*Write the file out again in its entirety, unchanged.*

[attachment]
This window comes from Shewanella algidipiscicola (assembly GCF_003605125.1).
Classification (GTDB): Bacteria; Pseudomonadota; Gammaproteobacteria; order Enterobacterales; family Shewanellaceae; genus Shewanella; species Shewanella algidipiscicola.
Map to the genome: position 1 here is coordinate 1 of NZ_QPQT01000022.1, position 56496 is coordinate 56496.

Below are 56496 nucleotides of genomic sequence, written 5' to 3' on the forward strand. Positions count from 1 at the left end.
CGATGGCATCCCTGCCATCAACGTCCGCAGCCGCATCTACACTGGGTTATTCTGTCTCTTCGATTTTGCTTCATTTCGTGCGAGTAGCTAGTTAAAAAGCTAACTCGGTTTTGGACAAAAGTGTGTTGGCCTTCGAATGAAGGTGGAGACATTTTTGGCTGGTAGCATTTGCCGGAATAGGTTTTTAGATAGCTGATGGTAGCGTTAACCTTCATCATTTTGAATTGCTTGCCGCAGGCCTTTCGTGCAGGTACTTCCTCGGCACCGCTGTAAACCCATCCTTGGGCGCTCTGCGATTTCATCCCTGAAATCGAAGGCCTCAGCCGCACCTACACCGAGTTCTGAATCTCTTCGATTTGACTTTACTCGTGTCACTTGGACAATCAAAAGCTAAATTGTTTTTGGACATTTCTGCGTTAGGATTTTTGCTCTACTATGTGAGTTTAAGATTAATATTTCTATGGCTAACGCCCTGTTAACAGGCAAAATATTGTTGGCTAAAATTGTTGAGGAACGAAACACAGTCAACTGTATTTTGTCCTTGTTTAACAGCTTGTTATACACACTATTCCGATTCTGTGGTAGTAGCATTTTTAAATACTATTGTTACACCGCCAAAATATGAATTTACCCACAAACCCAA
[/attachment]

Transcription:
This window comes from Shewanella algidipiscicola (assembly GCF_003605125.1).
Classification (GTDB): Bacteria; Pseudomonadota; Gammaproteobacteria; order Enterobacterales; family Shewanellaceae; genus Shewanella; species Shewanella algidipiscicola.
Map to the genome: position 1 here is coordinate 1 of NZ_QPQT01000022.1, position 56496 is coordinate 56496.

Below are 56496 nucleotides of genomic sequence, written 5' to 3' on the forward strand. Positions count from 1 at the left end.
CGATGGCATCCCTGCCATCAACGTCCGCAGCCGCATCTACACTGGGTTATTCTGTCTCTTCGATTTTGCTTCATTTCGTGCGAGTAGCTAGTTAAAAAGCTAACTCGGTTTTGGACAAAAGTGTGTTGGCCTTCGAATGAAGGTGGAGACATTTTTGGCTGGTAGCATTTGCCGGAATAGGTTTTTAGATAGCTGATGGTAGCGTTAACCTTCATCATTTTGAATTGCTTGCCGCAGGCCTTTCGTGCAGGTACTTCCTCGGCACCGCTGTAAACCCATCCTTGGGCGCTCTGCGATTTCATCCCTGAAATCGAAGGCCTCAGCCGCACCTACACCGAGTTCTGAATCTCTTCGATTTGACTTTACTCGTGTCACTTGGACAATCAAAAGCTAAATTGTTTTTGGACATTTCTGCGTTAGGATTTTTGCTCTACTATGTGAGTTTAAGATTAATATTTCTATGGCTAACGCCCTGTTAACAGGCAAAATATTGTTGGCTAAAATTGTTGAGGAACGAAACACAGTCAACTGTATTTTGTCCTTGTTTAACAGCTTGTTATACACACTATTCCGATTCTGTGGTAGTAGCATTTTTAAATACTATTGTTACACCGCCAAAATATGAATTTACCCACAAACCCAA